On to another way to eye up placement for our left chest prints: so, method #2 here involves some planning, and it’s perfect for beginners just getting started. Essentially, we’ll take a piece of paper, cut out to the exact size of our artwork and place it on yourself or a friend or family member wearing the style of shirt you’re printing.
This method will help hone in the best location that looks good when worn. Then, once we’re happy with the placement, we can use some tape to attach our paper to the garment. Once we lay the garment flat here, we’ll gauge our placement with a ruler or something to measure with - your hands can work, too. As you see here, the placement we thought looked good matches up with the placement we used in our first example. Pretty nifty, right?!
This paper method really helps on garments you haven’t decorated on before, vnecks, scoop necks or even polos. Then, once we identify the placement, we can lock it in and print. Depending on the size of the garment, you can adjust, too. For smaller sizes, we can bump it up towards the collar slightly and larger garments we can bump it down.
One tip to keep in mind is to always err on the high side instead of low. It’s acceptable to wear a higher print, however, no one wants to wear a lower print. This is important to keep in mind when you’re printing on ladies tees, too.
Of course, using placement rulers similar to this one that’s included with our Application Kit help show you the centerline for alignment based on your collar, but again, only for crewneck shirts.
You’ll find on some v-neck styles, the left chest placement will be even with, or even above the collar line- care should be taken when printing these locations on a heat press as to not have the collar effect the pressure and the application of your heat transfer.
The same goes for polos. You’ll want to keep the buttons and seams off of your platen. There’s a couple ways you can do this.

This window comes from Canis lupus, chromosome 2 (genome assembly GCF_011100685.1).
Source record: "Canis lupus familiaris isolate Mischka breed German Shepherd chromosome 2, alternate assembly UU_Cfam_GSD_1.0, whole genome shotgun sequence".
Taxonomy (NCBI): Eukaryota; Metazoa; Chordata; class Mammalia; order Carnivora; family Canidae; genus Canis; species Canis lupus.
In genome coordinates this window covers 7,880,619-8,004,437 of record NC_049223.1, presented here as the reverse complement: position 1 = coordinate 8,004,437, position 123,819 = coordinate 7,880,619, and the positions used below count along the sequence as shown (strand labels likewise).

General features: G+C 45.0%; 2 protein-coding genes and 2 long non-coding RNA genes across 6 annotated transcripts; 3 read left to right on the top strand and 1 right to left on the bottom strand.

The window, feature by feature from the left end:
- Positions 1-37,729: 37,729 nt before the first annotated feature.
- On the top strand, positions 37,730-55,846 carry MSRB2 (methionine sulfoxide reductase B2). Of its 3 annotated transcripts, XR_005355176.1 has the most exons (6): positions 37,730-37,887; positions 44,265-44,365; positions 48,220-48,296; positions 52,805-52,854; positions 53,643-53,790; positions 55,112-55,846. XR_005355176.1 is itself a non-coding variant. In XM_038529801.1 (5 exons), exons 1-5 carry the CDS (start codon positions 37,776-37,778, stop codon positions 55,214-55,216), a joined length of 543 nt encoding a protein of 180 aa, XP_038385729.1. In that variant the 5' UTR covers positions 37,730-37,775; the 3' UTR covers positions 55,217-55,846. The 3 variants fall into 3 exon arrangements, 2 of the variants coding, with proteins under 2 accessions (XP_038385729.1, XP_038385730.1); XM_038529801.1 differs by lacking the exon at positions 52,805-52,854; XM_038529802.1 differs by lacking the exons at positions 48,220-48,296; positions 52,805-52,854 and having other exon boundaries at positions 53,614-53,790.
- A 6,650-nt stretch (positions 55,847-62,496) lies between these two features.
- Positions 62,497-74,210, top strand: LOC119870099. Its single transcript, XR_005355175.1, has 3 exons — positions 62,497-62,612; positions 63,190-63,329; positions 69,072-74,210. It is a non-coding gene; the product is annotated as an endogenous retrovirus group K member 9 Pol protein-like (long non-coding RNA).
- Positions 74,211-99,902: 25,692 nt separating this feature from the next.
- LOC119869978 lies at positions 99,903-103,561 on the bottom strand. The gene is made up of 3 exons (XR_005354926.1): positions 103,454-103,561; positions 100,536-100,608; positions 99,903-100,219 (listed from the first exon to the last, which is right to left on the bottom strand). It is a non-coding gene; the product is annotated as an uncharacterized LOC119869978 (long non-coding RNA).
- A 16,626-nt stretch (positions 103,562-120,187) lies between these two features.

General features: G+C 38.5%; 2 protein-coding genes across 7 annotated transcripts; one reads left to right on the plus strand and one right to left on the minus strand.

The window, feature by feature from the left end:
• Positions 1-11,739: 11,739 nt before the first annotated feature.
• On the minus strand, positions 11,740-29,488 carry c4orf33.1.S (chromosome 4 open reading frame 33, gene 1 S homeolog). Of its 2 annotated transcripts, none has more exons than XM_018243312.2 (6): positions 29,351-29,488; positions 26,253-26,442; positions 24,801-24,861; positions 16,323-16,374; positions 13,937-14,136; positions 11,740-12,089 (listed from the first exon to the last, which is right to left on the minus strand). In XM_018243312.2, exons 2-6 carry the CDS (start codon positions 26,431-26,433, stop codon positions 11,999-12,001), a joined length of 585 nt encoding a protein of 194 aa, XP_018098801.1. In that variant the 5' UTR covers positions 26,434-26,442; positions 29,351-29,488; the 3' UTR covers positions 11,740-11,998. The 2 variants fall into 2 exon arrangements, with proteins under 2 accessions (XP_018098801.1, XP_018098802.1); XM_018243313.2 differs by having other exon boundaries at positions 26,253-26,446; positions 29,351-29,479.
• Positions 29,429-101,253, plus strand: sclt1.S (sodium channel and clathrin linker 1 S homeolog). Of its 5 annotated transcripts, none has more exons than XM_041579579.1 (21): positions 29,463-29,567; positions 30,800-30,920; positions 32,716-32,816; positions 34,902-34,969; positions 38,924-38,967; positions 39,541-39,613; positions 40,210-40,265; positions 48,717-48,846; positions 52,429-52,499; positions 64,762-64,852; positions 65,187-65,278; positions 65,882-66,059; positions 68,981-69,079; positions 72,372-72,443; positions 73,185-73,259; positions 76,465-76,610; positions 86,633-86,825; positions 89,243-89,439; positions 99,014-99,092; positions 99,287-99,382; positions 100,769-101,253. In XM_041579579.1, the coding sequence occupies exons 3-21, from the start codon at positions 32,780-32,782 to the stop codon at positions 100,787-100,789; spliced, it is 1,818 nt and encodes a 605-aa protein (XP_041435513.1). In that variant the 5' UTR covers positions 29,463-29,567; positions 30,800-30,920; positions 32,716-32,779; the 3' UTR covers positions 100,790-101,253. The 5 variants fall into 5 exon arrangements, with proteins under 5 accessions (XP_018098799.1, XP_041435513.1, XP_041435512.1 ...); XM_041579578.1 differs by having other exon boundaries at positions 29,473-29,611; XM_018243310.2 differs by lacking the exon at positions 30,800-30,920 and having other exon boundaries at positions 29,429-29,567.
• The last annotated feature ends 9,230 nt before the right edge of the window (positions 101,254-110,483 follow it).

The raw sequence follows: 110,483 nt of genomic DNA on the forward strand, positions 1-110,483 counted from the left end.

One, by raising the print area using something simple like these blank mousepads. That way, the buttons don't contact our upper platen. Alternatively, if you have a Hotronix press, you use one of the smaller interchangeable platens- isolating the print area.
When using these smaller platens or maybe even a cap press to apply, it may be easier to measure and place the artwork with the garments flat, then tape the transfer in place using heat-resistant thermo tape and then move over to your press. Even with years of experience, it’s hard to tell if your graphic is straight with just a little area for reference.
As you can see here for the majority of these examples, our basic, ballpark sizing we covered first fits these placements- aligned to the collar and shoulder seam intersection and hitting right around 4 (of my) fingers down from the collar. For reference, my 4 fingers are exactly 3 inches.
I hope this video allows you to confidently print those left or right chest placements accurately and in an efficient manner- time is money right? So with experience, these placements will get quicker and quicker for you.
If you’re not already, be sure you’re subscribed to the Transfer Express YouTube page to stay up to date on all of the helpful t-shirt printing tips and tricks that we’re dropping every single week. Until next time, I’m Dave, happy pressing!